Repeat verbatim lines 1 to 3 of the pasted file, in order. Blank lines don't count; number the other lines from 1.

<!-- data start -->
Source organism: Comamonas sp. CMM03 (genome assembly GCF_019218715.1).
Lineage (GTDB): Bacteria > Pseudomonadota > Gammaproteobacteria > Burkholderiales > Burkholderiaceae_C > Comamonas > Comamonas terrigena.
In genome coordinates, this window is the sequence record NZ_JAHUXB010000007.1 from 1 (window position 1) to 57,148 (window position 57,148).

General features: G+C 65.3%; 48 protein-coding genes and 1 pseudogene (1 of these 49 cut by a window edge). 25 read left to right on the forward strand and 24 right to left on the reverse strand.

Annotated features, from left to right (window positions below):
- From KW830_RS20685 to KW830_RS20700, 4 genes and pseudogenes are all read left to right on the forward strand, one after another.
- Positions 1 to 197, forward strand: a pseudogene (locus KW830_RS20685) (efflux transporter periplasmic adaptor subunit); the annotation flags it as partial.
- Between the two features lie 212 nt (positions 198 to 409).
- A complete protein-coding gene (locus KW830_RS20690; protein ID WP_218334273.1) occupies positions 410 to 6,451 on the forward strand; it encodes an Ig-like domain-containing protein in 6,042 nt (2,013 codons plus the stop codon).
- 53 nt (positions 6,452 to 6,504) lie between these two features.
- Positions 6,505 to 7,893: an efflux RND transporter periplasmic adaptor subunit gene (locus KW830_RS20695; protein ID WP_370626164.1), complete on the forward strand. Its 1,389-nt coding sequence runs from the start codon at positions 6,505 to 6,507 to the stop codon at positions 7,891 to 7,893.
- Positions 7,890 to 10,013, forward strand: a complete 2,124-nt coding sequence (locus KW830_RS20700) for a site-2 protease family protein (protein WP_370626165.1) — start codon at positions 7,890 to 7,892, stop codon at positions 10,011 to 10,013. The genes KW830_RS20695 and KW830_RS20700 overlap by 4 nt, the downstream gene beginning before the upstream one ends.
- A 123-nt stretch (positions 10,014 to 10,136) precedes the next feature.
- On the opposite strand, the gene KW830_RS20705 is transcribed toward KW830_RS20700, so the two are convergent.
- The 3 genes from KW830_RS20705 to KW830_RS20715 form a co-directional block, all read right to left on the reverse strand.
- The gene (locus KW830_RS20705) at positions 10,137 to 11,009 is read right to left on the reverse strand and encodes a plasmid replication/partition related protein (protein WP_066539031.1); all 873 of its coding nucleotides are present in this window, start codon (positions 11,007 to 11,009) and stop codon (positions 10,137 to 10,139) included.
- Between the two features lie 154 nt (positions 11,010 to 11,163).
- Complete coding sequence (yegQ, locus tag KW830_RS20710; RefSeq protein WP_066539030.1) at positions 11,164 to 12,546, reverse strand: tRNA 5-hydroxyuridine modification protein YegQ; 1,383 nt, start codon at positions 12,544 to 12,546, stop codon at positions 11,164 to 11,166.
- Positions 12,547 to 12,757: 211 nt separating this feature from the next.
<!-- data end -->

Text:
Source organism: Comamonas sp. CMM03 (genome assembly GCF_019218715.1).
Lineage (GTDB): Bacteria > Pseudomonadota > Gammaproteobacteria > Burkholderiales > Burkholderiaceae_C > Comamonas > Comamonas terrigena.
In genome coordinates, this window is the sequence record NZ_JAHUXB010000007.1 from 1 (window position 1) to 57,148 (window position 57,148).